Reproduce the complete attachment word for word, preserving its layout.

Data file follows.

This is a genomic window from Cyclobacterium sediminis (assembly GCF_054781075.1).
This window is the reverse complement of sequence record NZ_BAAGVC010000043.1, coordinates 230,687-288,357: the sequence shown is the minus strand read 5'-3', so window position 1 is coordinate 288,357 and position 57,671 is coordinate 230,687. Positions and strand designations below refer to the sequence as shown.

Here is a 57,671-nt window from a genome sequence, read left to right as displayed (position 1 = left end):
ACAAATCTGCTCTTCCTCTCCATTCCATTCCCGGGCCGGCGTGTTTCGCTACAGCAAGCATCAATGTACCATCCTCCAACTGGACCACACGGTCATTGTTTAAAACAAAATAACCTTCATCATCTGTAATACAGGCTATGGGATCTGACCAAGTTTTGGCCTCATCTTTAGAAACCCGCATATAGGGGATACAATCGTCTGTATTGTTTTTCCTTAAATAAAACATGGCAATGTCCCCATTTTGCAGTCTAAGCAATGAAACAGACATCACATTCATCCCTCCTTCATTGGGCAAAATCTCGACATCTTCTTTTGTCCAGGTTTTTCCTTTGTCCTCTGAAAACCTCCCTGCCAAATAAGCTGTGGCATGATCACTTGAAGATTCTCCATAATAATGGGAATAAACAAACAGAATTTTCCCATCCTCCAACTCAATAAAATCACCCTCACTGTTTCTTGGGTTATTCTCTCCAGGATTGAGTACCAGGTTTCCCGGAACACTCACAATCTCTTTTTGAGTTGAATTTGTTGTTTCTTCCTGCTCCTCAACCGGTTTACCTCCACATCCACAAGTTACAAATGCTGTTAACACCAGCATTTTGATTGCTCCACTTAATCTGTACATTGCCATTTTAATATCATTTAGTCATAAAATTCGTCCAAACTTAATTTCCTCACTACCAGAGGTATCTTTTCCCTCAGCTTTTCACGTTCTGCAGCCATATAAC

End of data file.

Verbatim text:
This is a genomic window from Cyclobacterium sediminis (assembly GCF_054781075.1).
This window is the reverse complement of sequence record NZ_BAAGVC010000043.1, coordinates 230,687-288,357: the sequence shown is the minus strand read 5'-3', so window position 1 is coordinate 288,357 and position 57,671 is coordinate 230,687. Positions and strand designations below refer to the sequence as shown.

Here is a 57,671-nt window from a genome sequence, read left to right as displayed (position 1 = left end):
ACAAATCTGCTCTTCCTCTCCATTCCATTCCCGGGCCGGCGTGTTTCGCTACAGCAAGCATCAATGTACCATCCTCCAACTGGACCACACGGTCATTGTTTAAAACAAAATAACCTTCATCATCTGTAATACAGGCTATGGGATCTGACCAAGTTTTGGCCTCATCTTTAGAAACCCGCATATAGGGGATACAATCGTCTGTATTGTTTTTCCTTAAATAAAACATGGCAATGTCCCCATTTTGCAGTCTAAGCAATGAAACAGACATCACATTCATCCCTCCTTCATTGGGCAAAATCTCGACATCTTCTTTTGTCCAGGTTTTTCCTTTGTCCTCTGAAAACCTCCCTGCCAAATAAGCTGTGGCATGATCACTTGAAGATTCTCCATAATAATGGGAATAAACAAACAGAATTTTCCCATCCTCCAACTCAATAAAATCACCCTCACTGTTTCTTGGGTTATTCTCTCCAGGATTGAGTACCAGGTTTCCCGGAACACTCACAATCTCTTTTTGAGTTGAATTTGTTGTTTCTTCCTGCTCCTCAACCGGTTTACCTCCACATCCACAAGTTACAAATGCTGTTAACACCAGCATTTTGATTGCTCCACTTAATCTGTACATTGCCATTTTAATATCATTTAGTCATAAAATTCGTCCAAACTTAATTTCCTCACTACCAGAGGTATCTTTTCCCTCAGCTTTTCACGTTCTGCAGCCATATAAC